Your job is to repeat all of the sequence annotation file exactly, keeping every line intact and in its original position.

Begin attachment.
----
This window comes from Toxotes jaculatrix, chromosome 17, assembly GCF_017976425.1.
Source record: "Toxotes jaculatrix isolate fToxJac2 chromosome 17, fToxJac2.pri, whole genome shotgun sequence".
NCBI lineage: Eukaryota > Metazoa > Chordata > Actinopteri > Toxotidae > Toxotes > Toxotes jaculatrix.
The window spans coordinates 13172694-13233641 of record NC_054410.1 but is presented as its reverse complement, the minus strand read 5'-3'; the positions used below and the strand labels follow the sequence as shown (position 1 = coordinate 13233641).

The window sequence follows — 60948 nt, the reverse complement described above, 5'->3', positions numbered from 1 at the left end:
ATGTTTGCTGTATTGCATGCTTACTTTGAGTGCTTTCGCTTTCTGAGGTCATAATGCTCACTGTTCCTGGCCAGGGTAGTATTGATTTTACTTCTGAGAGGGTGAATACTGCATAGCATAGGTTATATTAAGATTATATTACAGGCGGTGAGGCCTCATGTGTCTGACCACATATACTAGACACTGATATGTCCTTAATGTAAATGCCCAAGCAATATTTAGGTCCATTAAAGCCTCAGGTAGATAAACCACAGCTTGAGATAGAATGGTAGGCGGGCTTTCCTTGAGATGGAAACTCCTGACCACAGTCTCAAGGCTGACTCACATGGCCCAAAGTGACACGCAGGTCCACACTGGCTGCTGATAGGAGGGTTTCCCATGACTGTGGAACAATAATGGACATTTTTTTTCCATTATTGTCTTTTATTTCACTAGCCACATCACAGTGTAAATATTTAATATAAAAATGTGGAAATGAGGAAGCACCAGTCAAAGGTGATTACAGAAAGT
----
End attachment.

This window comes from Toxotes jaculatrix, chromosome 17, assembly GCF_017976425.1.
Source record: "Toxotes jaculatrix isolate fToxJac2 chromosome 17, fToxJac2.pri, whole genome shotgun sequence".
NCBI lineage: Eukaryota > Metazoa > Chordata > Actinopteri > Toxotidae > Toxotes > Toxotes jaculatrix.
The window spans coordinates 13172694-13233641 of record NC_054410.1 but is presented as its reverse complement, the minus strand read 5'-3'; the positions used below and the strand labels follow the sequence as shown (position 1 = coordinate 13233641).

The window sequence follows — 60948 nt, the reverse complement described above, 5'->3', positions numbered from 1 at the left end:
ATGTTTGCTGTATTGCATGCTTACTTTGAGTGCTTTCGCTTTCTGAGGTCATAATGCTCACTGTTCCTGGCCAGGGTAGTATTGATTTTACTTCTGAGAGGGTGAATACTGCATAGCATAGGTTATATTAAGATTATATTACAGGCGGTGAGGCCTCATGTGTCTGACCACATATACTAGACACTGATATGTCCTTAATGTAAATGCCCAAGCAATATTTAGGTCCATTAAAGCCTCAGGTAGATAAACCACAGCTTGAGATAGAATGGTAGGCGGGCTTTCCTTGAGATGGAAACTCCTGACCACAGTCTCAAGGCTGACTCACATGGCCCAAAGTGACACGCAGGTCCACACTGGCTGCTGATAGGAGGGTTTCCCATGACTGTGGAACAATAATGGACATTTTTTTTCCATTATTGTCTTTTATTTCACTAGCCACATCACAGTGTAAATATTTAATATAAAAATGTGGAAATGAGGAAGCACCAGTCAAAGGTGATTACAGAAAGT